Ten Minute Rule
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The Ten Minute Rule, also known as Standing Order No. 23, is a procedure in the Parliament of the United Kingdom for the introduction of Private Member's Bills in addition to the 20 per session normally permissible. It is one of the ways in which a bill may receive its first reading.
Introduction of the bill
Any MP may introduce a bill under the Ten Minute Rule, although in practice it is only used by backbenchers. To qualify to introduce a bill under the Rule, the MP in question must be the first through the door to the Public Bill Office on the Tuesday or Wednesday morning fifteen working days (usually three weeks) prior to the date they wish to introduce their bill. Due to the popularity of the Rule and the difficulty in launching a Private Member's Bill by other means, MPs have been known to sleep outside the Public Bill Office in order to guarantee a slot. In 2014 three MPs agreed a sleeping rota between themselves in order to ensure that they were first in the queue.
Ten Minute Rule motions are held in the main Commons Chamber after question time, at around 12:30pm on most Tuesdays and Wednesdays. Whichever MP has reserved the slot presents their bill and is entitled to speak for 10 minutes to convince the house of its merit. After the 10 minutes have passed, another MP may speak for a further 10 minutes to oppose the bill. The Speaker then calls a voice vote to decide whether the bill should be allowed a second reading, which is when the bill is debated at a later date. The Speaker will divide the house for a recorded count of votes if there is some opposition. However, the majority of Ten Minute Rule motions are not objected to, and are allowed to proceed without any debate at this stage. This is because MPs have not yet had time to review the bill's content.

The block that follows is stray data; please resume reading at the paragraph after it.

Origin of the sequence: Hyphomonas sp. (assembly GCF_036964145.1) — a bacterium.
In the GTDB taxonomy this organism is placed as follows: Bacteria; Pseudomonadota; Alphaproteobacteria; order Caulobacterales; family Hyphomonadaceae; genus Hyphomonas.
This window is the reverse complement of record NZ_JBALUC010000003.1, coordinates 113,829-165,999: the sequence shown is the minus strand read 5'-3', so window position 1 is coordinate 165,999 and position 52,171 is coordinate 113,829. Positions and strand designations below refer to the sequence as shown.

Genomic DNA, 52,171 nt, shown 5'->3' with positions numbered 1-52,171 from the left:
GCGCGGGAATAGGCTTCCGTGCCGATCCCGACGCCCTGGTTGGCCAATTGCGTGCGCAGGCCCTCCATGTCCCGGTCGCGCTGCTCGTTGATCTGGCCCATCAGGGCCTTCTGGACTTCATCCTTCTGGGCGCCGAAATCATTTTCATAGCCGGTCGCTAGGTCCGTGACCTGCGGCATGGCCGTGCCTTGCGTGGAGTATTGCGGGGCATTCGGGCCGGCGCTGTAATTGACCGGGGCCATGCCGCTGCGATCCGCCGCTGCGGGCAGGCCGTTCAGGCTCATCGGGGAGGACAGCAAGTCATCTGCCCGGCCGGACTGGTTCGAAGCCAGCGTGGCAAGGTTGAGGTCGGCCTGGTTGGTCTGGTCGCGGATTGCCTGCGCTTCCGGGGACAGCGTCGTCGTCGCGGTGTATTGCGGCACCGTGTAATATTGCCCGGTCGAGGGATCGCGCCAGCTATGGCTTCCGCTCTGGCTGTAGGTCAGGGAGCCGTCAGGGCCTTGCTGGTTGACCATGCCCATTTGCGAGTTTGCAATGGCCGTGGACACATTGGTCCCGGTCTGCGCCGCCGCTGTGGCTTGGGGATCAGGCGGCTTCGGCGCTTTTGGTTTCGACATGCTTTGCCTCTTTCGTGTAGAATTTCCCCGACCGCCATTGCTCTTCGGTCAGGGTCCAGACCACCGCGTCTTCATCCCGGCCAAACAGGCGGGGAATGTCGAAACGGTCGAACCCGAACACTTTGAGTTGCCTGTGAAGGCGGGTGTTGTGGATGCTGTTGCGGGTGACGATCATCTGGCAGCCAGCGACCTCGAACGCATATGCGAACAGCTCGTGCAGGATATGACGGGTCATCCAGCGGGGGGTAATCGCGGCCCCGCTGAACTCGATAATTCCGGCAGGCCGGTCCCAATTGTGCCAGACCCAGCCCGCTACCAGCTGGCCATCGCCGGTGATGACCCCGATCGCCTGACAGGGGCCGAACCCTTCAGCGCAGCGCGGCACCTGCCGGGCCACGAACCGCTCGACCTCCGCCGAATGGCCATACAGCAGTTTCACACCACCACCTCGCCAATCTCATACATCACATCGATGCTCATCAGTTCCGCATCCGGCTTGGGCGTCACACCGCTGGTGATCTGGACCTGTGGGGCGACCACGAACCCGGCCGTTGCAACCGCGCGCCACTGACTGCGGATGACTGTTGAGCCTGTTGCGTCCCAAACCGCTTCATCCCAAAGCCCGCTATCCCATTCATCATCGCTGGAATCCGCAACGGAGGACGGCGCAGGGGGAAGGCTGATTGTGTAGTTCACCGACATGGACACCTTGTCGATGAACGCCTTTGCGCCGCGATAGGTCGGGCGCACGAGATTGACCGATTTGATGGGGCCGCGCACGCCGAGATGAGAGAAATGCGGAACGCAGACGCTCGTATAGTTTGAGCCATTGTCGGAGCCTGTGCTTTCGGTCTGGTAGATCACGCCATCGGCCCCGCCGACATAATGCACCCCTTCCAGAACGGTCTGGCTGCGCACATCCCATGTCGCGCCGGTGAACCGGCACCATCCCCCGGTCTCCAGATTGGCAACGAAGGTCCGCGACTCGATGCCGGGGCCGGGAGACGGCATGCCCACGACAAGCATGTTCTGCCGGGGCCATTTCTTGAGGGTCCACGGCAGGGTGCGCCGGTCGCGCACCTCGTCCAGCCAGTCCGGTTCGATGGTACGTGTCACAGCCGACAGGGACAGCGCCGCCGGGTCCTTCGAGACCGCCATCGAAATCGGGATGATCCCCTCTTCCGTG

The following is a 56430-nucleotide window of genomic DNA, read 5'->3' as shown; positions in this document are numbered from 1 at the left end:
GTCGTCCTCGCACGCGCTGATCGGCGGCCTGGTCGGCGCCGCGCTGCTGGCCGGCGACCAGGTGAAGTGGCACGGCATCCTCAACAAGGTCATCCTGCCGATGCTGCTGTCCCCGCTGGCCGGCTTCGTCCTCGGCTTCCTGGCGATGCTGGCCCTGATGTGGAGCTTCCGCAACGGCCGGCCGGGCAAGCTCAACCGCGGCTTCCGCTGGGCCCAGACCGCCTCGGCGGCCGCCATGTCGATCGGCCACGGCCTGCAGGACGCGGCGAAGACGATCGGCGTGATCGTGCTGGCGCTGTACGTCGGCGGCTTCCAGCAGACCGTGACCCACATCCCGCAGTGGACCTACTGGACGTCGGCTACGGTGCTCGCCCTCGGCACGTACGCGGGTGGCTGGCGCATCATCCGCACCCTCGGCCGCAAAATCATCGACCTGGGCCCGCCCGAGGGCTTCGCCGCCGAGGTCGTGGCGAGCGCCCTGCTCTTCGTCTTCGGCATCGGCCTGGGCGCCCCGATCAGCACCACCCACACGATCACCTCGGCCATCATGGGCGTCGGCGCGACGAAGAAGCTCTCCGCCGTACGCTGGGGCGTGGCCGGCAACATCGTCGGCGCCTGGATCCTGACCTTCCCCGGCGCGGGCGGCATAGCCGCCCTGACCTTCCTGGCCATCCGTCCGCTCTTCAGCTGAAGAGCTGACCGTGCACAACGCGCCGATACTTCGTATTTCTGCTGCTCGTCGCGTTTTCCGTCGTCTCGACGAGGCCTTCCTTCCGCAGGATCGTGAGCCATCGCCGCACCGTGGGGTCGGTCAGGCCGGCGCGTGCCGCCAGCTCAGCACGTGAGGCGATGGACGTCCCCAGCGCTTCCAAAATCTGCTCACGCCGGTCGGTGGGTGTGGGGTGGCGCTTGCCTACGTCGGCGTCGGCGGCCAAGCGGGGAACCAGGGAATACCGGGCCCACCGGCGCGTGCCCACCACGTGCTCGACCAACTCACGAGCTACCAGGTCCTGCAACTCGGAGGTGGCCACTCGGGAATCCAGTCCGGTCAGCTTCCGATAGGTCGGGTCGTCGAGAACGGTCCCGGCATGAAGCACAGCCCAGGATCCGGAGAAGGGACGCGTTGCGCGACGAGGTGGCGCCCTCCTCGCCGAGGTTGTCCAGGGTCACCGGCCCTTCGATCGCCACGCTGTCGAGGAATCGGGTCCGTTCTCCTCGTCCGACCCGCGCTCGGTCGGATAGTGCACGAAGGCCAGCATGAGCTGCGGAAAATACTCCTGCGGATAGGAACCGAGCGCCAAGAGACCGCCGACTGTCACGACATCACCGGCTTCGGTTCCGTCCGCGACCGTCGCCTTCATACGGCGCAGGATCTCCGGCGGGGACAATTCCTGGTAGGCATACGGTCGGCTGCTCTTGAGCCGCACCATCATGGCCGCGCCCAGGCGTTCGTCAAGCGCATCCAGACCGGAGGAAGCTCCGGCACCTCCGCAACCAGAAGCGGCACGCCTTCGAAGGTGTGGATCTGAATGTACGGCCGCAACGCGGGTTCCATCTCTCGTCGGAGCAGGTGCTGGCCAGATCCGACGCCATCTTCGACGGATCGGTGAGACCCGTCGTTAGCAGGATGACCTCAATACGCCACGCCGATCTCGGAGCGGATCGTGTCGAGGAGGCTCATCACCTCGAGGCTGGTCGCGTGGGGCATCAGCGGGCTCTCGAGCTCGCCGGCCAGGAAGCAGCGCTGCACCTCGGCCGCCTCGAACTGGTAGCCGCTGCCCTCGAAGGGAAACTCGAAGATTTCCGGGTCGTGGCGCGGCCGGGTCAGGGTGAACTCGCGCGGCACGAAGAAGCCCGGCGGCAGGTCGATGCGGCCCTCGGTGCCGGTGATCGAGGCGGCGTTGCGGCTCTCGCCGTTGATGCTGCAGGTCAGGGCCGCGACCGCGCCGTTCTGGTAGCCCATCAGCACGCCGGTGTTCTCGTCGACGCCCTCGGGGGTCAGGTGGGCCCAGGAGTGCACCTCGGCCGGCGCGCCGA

Progression towards becoming law
When a Ten Minute Rule motion passes, the bill is added to the register of parliamentary business. It is scheduled for debate along with the other Private Member's Bills, but at a lower priority. The MP presenting the bill must tell the Speaker the date for this second reading debate. The bill is generally printed and published shortly before the second reading.
Bills introduced under the Ten Minute Rule rarely progress much further, since the Government usually opposes Private Member's Bills in the later stages and, given their low priority in the schedule, there is often insufficient time for the debate to be completed. Most Ten Minute Rule introductions are instead used to stimulate publicity for a cause, especially as the debate follows the media-popular question time and is usually broadcast live on BBC Parliament, or to gauge the opinion of the house on an issue which may later be introduced in another bill.
However, bills introduced under the Ten Minute Rule do sometimes become law, passing through every stage of Parliament right through to Royal Assent. Since 1945, there have been over sixty Acts of Parliament which were initially introduced under the Ten Minute Rule. A recent example was the Divorce (Religious Marriages) Act 2002.
A famous bill introduced under the Ten Minute Rule was the Military Action Against Iraq (Parliamentary Approval) Bill in 1999, which provoked a denial of royal approval for its progression to a second reading.
- "Ten Minute Rule Bill". BBC News. 31 October 2008. Retrieved 16 March 2010.
- Crace, John (14 May 2015). "The insider’s guide to Westminster: from Portcullis House to the Burma Road". The Guardian. Retrieved 14 May 2015.
Last year, for instance, three MPs hatched a plan to sleep by turns in the room adjoining the office of the Commons clerk responsible for allotting the last remaining slots for private members’ bills, so at least one of them would be first in the queue when he arrived.
- "Private Members’ Bills Procedure" (PDF). Westminster, United Kingdom: Parliament of the United Kingdom. June 2009. p. 8. Retrieved 16 March 2010.
- "Bills and Legislation: No Debate". Parliament of the United Kingdom. Retrieved 14 July 2010.
- "Ten Minute Rule Bills Reaching Royal Assent Since 1945" (PDF). Parliament of the United Kingdom. September 2009. Retrieved 14 July 2010.[dead link]
- Booth, Robert (15 January 2013). "Secret papers show extent of senior royals' veto over bills". The Guardian. Retrieved 18 January 2013.